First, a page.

The supply chain is an area where the right data specialist with the right machine learning tool could wring out a surprising amount of hidden savings. According to one study, new technology significantly improves the accuracy of a demand forecast, reducing errors by 30 to 50 percent. Machine learning and cloud based IIoT networks ensure product shipments are where they need to be to meet customer demand and promote future growth.
Payroll, finances, and facilitating transactions between partners are additional areas where the IIoT, cloud computing, and machine learning blend together nicely. The cloud lets employees and managers manage billing, payroll and and other financial tasks from anywhere, including while they’re working at multiple facilities or on the road. This translates to saved time for management and labor alike.

Meanwhile, machine learning and cloud finances are powering the next generation of fraud detection and compliance technology by automatically looking for questionable records and transactions and flagging signs of fraud, identity theft, vendor malfeasance and more.

4. Making Maintenance More Proactive

All of the manufacturing infrastructures in the world is useless if maintenance intervals aren’t respected. Factories looking to improve their production capacity could recover up to 20% if they take another look at how they apply maintenance on the floor. Today, taking another look means learning how to apply machine learning. Many familiar names, like IBM and Cisco, are staking their futures on building rich networks of connectivity we call the Internet of Things (IoT).
In manufacturing, the IoT gathers data from sensors on conveyors, robotic arms, scales, vision stations and assembly equipment. The IoT solution, using machine learning, figures out what baseline and optimal operations look like. From there, it can flag emerging issues, such as poor performance, as it develops, instead of waiting for failure.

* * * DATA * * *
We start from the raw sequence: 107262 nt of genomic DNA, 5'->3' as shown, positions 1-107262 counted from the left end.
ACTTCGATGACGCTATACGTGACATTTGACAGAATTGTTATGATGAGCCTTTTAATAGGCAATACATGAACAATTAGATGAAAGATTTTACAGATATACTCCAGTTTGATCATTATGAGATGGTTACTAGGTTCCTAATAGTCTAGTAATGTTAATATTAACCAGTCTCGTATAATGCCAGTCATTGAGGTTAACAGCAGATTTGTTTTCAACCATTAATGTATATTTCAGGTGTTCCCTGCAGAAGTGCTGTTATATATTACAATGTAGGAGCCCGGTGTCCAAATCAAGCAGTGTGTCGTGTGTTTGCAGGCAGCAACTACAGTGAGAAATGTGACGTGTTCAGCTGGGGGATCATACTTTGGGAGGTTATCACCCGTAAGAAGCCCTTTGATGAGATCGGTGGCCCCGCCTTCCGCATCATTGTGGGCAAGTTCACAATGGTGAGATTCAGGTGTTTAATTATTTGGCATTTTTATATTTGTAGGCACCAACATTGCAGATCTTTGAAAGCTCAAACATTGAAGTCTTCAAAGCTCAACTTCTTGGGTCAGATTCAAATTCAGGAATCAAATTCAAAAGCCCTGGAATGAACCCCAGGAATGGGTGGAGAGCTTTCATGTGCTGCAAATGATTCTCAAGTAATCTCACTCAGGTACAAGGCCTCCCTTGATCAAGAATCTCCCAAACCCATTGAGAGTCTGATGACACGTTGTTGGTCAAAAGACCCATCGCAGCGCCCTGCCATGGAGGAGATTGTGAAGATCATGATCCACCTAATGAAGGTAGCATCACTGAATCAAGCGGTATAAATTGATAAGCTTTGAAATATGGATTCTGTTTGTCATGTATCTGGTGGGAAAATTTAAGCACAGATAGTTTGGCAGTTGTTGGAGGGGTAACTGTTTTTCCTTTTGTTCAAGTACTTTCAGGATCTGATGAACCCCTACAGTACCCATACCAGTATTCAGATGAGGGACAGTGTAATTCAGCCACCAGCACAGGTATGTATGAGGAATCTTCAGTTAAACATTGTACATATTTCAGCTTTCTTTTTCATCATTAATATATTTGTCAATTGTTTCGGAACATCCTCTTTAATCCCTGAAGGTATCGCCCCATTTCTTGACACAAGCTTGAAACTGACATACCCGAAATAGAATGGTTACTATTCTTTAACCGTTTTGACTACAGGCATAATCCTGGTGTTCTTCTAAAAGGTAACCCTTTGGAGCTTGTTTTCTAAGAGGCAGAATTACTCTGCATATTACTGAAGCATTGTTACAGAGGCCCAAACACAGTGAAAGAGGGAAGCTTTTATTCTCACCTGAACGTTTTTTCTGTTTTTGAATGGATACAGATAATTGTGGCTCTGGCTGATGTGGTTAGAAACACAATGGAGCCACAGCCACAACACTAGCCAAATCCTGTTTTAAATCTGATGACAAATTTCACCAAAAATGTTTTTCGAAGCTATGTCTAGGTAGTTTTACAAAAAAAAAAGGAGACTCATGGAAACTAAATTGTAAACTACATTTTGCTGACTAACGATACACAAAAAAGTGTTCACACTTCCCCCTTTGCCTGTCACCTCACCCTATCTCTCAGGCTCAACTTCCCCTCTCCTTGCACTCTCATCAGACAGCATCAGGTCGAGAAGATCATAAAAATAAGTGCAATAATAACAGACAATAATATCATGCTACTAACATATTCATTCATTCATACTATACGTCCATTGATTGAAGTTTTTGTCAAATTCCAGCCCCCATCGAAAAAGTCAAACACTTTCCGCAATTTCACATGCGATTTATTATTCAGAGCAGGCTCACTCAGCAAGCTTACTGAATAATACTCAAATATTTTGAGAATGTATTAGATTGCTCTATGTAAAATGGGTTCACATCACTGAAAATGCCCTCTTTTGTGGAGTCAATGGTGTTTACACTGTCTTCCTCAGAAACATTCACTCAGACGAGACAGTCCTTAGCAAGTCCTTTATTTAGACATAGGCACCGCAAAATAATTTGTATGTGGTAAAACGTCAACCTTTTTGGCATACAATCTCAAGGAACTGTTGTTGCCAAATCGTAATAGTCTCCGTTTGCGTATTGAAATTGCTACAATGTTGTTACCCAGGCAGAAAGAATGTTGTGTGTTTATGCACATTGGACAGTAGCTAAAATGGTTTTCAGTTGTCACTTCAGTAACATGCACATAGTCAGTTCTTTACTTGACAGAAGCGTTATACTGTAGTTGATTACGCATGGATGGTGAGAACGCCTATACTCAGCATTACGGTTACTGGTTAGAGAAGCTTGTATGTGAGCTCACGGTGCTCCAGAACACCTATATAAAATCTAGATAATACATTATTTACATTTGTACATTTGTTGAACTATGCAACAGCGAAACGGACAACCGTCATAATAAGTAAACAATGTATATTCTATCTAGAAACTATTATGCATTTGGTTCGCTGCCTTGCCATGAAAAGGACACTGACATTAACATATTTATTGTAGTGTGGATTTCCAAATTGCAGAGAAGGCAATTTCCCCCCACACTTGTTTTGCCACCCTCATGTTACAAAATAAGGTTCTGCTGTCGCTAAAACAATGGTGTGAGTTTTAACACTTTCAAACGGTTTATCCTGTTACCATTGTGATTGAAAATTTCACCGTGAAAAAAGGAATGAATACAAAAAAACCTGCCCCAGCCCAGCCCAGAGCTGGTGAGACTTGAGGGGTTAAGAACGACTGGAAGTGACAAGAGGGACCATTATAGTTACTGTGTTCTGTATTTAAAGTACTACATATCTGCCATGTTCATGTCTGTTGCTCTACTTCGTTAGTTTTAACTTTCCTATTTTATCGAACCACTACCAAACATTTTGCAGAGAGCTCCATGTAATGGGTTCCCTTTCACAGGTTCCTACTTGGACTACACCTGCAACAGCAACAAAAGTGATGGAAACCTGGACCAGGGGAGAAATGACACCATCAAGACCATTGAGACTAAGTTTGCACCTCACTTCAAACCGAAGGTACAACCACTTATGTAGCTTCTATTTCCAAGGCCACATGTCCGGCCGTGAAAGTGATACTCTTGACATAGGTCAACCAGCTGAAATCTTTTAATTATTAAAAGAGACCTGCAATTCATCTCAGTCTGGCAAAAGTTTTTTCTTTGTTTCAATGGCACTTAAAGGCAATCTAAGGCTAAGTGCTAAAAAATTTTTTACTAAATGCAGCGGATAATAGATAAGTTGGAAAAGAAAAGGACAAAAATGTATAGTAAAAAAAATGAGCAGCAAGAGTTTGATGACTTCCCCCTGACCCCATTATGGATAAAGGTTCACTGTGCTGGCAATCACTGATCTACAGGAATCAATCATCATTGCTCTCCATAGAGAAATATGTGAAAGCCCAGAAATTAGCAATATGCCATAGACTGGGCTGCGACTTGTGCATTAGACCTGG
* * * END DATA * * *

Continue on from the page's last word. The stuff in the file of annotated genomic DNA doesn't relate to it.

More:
Using systems like these save companies from wasteful preventive maintenance practices, optimizing lifecycles and parts budgets. It also means critical machines don’t have to fall offline before somebody realizes there’s a problem.
Any mistake is costly to make on an ongoing basis. On the global stage, the average cost of equipment downtime is around $5,600 for every minute the machine is unavailable. With machine learning, and with big data powering industrial IoT implementations, downtime should become far less common.

5. Fueling New Types of Design

Finally, machine learning and IoT-connected fabrication equipment make it possible for designers and manufacturers to engage in something called generative design. This step is where materials specialists, product engineers and other decision-makers choose specifications like size and strength, raw material usage and other primary attributes. Then, they use algorithms to generate candidates that meet basic specs automatically.
Generative design — design aided by algorithms operating within user-defined parameters — can solve three problems at once in manufacturing:

  • Applying machine learning to the problem of scrap reduction produced savings of up to 30 percent. This technology eliminates waste by optimizing the use of materials without compromising the durability requirements of the final product.
  • You can reinvest the corresponding financial savings back into the company. In 2017, only half of the surveyed companies were using machine learning. It is a genuine value-adding asset and a competitive advantage.
  • Generative design may reduce testing costs by eliminating tedious trial-and-error and delivering suitable design candidates for digital and real-world testing.

Combined with other technologies like additive manufacturing and the rapid prototyping it unlocks, machine learning will continue to advance the industry in several significant ways.

These examples show that machine learning and the IIoT can complement human ingenuity in some important ways. Manufacturing and distribution are critical enterprises. It’s not surprising to see it’s still a flashpoint for exciting and liberating technological innovation.